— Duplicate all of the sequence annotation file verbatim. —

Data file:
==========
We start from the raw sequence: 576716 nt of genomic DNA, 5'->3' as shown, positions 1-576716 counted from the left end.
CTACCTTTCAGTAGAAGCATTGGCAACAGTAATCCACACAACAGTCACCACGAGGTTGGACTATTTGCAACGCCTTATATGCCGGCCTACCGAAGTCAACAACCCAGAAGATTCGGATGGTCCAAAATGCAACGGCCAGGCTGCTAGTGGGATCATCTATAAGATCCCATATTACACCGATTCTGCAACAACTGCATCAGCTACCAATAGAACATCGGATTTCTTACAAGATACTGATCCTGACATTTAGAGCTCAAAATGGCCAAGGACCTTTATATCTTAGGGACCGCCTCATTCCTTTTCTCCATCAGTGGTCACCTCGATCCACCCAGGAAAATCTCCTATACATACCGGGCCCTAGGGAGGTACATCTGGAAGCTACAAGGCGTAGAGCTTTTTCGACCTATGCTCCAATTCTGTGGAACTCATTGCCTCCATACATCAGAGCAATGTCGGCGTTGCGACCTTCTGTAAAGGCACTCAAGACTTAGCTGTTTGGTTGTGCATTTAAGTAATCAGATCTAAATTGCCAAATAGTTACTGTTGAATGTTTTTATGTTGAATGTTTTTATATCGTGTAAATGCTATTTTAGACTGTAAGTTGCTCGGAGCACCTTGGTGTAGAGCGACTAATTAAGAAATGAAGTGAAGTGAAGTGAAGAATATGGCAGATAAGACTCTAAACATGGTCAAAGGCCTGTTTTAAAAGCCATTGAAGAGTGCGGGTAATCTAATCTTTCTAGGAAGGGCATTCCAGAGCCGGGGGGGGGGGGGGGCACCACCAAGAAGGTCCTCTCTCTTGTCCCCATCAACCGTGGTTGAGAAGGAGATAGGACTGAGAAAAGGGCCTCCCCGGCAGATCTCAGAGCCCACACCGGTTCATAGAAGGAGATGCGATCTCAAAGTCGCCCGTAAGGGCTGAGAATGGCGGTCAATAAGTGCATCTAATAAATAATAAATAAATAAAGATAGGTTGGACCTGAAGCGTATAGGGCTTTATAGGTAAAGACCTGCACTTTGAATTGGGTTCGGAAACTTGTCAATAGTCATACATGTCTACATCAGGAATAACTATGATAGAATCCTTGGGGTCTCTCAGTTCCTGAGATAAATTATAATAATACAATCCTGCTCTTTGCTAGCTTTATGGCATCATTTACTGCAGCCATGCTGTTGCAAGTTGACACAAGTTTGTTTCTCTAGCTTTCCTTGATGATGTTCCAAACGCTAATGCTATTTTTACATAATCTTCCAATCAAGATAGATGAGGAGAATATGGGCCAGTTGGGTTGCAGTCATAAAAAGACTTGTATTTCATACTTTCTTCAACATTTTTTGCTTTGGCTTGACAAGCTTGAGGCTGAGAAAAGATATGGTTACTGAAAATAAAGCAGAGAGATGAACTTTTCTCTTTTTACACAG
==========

We start from the raw sequence: 576716 nt of genomic DNA, 5'->3' as shown, positions 1-576716 counted from the left end.
CTACCTTTCAGTAGAAGCATTGGCAACAGTAATCCACACAACAGTCACCACGAGGTTGGACTATTTGCAACGCCTTATATGCCGGCCTACCGAAGTCAACAACCCAGAAGATTCGGATGGTCCAAAATGCAACGGCCAGGCTGCTAGTGGGATCATCTATAAGATCCCATATTACACCGATTCTGCAACAACTGCATCAGCTACCAATAGAACATCGGATTTCTTACAAGATACTGATCCTGACATTTAGAGCTCAAAATGGCCAAGGACCTTTATATCTTAGGGACCGCCTCATTCCTTTTCTCCATCAGTGGTCACCTCGATCCACCCAGGAAAATCTCCTATACATACCGGGCCCTAGGGAGGTACATCTGGAAGCTACAAGGCGTAGAGCTTTTTCGACCTATGCTCCAATTCTGTGGAACTCATTGCCTCCATACATCAGAGCAATGTCGGCGTTGCGACCTTCTGTAAAGGCACTCAAGACTTAGCTGTTTGGTTGTGCATTTAAGTAATCAGATCTAAATTGCCAAATAGTTACTGTTGAATGTTTTTATGTTGAATGTTTTTATATCGTGTAAATGCTATTTTAGACTGTAAGTTGCTCGGAGCACCTTGGTGTAGAGCGACTAATTAAGAAATGAAGTGAAGTGAAGTGAAGAATATGGCAGATAAGACTCTAAACATGGTCAAAGGCCTGTTTTAAAAGCCATTGAAGAGTGCGGGTAATCTAATCTTTCTAGGAAGGGCATTCCAGAGCCGGGGGGGGGGGGGGGCACCACCAAGAAGGTCCTCTCTCTTGTCCCCATCAACCGTGGTTGAGAAGGAGATAGGACTGAGAAAAGGGCCTCCCCGGCAGATCTCAGAGCCCACACCGGTTCATAGAAGGAGATGCGATCTCAAAGTCGCCCGTAAGGGCTGAGAATGGCGGTCAATAAGTGCATCTAATAAATAATAAATAAATAAAGATAGGTTGGACCTGAAGCGTATAGGGCTTTATAGGTAAAGACCTGCACTTTGAATTGGGTTCGGAAACTTGTCAATAGTCATACATGTCTACATCAGGAATAACTATGATAGAATCCTTGGGGTCTCTCAGTTCCTGAGATAAATTATAATAATACAATCCTGCTCTTTGCTAGCTTTATGGCATCATTTACTGCAGCCATGCTGTTGCAAGTTGACACAAGTTTGTTTCTCTAGCTTTCCTTGATGATGTTCCAAACGCTAATGCTATTTTTACATAATCTTCCAATCAAGATAGATGAGGAGAATATGGGCCAGTTGGGTTGCAGTCATAAAAAGACTTGTATTTCATACTTTCTTCAACATTTTTTGCTTTGGCTTGACAAGCTTGAGGCTGAGAAAAGATATGGTTACTGAAAATAAAGCAGAGAGATGAACTTTTCTCTTTTTACACAG